Spa Business issue 4 2020

Page 7

editor’s letter

Nurturing mental health


With so many people struggling with their mental health, new research reveals the full potential for spas to harness their expertise to support customers, staff and the wider community


new study by the Global Wellness Institute (GWI), Defining the Mental Wellness Economy, is the first to identify mental wellness as a fullyfledged market sector (see p90). The study, which has identified a global expenditure of US$121bn in four key mental health markets, describes mental wellness as being more than simply an absence of mental illness, saying, “It’s an internal resource that helps us think, feel, connect and function; it’s an active process that helps us to build resilience, grow and flourish.” The economic and social burden of mental ill health is predicted to reach US$1.6tn globally by 2030 according to the World Economic Forum, with this escalating mental health crisis being exacerbated by COVID-19. The report puts numbers to what many in the spa industry have been emphasising for some time – that consumers are prioritising wellness and are desperate for strategies and products to improve their mental health. We know we can help, as so many of the modalities we offer, from massage to multi-sensory experiences and exercise to sleep health, have been scientifically proven to benefit the mind. An in-depth 122-page white paper – Mental Wellness: Pathways, Evidence and Horizons – from the GWI’s Mental Wellness Initiative documents the most significant of these. However, if we are to support governments and societies in tackling these issues, we need to re-evaluate our approach to mental wellness provision as an industry. Careful consideration must be given to how spas position themselves. They can’t do the work of mental health professionals, but can partner with them to combine their expertise with what the industry does so well – create safe, healing spaces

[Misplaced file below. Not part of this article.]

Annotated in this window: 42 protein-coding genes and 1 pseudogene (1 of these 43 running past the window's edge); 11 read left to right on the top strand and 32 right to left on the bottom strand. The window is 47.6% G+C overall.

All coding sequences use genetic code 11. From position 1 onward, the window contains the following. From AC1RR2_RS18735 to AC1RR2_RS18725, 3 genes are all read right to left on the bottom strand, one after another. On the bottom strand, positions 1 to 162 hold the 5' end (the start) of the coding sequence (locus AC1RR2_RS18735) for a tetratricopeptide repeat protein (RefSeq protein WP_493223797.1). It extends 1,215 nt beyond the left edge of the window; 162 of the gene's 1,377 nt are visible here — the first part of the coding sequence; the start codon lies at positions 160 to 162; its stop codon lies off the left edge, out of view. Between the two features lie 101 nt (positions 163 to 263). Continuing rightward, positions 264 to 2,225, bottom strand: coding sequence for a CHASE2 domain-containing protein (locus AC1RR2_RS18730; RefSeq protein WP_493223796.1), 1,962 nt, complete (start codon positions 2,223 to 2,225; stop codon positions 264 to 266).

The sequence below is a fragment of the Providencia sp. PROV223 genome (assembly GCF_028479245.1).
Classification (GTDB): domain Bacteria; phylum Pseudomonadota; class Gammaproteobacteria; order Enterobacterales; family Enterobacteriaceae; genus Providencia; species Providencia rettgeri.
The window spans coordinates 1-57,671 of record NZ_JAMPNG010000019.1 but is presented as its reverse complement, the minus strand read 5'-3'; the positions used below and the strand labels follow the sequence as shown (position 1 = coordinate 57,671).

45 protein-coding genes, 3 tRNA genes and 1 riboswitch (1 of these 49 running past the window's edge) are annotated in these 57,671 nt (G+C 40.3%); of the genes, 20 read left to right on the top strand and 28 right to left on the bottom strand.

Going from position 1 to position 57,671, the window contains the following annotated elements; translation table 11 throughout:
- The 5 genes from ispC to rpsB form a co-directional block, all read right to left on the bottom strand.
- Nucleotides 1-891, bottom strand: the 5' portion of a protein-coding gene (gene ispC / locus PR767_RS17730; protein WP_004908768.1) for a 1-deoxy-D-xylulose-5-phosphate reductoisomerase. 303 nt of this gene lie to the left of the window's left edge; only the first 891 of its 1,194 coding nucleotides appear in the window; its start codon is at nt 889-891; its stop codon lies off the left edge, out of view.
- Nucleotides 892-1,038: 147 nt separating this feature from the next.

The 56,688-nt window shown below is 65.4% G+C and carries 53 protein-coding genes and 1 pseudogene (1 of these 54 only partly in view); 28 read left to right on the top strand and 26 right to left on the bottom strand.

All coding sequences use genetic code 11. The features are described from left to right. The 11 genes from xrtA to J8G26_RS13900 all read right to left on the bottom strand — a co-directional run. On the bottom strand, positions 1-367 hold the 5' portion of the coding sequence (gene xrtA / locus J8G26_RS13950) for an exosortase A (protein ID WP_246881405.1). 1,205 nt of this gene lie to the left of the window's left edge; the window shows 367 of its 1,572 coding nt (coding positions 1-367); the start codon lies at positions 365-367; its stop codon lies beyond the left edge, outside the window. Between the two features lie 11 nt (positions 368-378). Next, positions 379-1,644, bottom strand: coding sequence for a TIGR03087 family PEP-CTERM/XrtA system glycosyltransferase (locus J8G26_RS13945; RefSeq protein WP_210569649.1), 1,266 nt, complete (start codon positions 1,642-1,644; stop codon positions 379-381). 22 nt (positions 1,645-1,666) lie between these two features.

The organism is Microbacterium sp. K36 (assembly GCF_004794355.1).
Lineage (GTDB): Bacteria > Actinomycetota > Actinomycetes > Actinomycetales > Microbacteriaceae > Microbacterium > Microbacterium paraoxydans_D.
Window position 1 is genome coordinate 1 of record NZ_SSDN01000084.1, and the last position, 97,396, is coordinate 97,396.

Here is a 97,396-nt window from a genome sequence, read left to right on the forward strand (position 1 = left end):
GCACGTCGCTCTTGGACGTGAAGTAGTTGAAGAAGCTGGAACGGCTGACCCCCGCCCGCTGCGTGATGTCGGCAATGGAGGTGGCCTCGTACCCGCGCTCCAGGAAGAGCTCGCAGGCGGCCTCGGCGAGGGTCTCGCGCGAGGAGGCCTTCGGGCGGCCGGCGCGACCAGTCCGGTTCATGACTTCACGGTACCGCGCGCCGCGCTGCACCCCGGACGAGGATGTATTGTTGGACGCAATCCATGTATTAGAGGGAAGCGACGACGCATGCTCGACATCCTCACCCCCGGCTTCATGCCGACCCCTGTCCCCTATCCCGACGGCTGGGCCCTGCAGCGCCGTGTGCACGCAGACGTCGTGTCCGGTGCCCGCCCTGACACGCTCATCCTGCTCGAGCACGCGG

Spas can help meet the growing demand for mental health support

Mental health first aider training is now widely accessible and a cost-effective starting point and deliver customer engagement, accessibility, calming environments and professional services. Mental health first aider training is now widely available and a cost-effective starting point. Spa therapists can be trained to spot common symptoms and act to support both customers and co-workers. If spas are to make a difference, they must also extend support as widely as possible – not just to those who can afford it. Forming relationships with charities and creating outreach programmes, in-person and online, are two ways in which we can widen our influence and be more useful. l

Katie Barnes, editor @SpaBusinessKB

Contact Spa Business: +44 (0) 1462 431385 @spabusinessmag issue 4 2020 7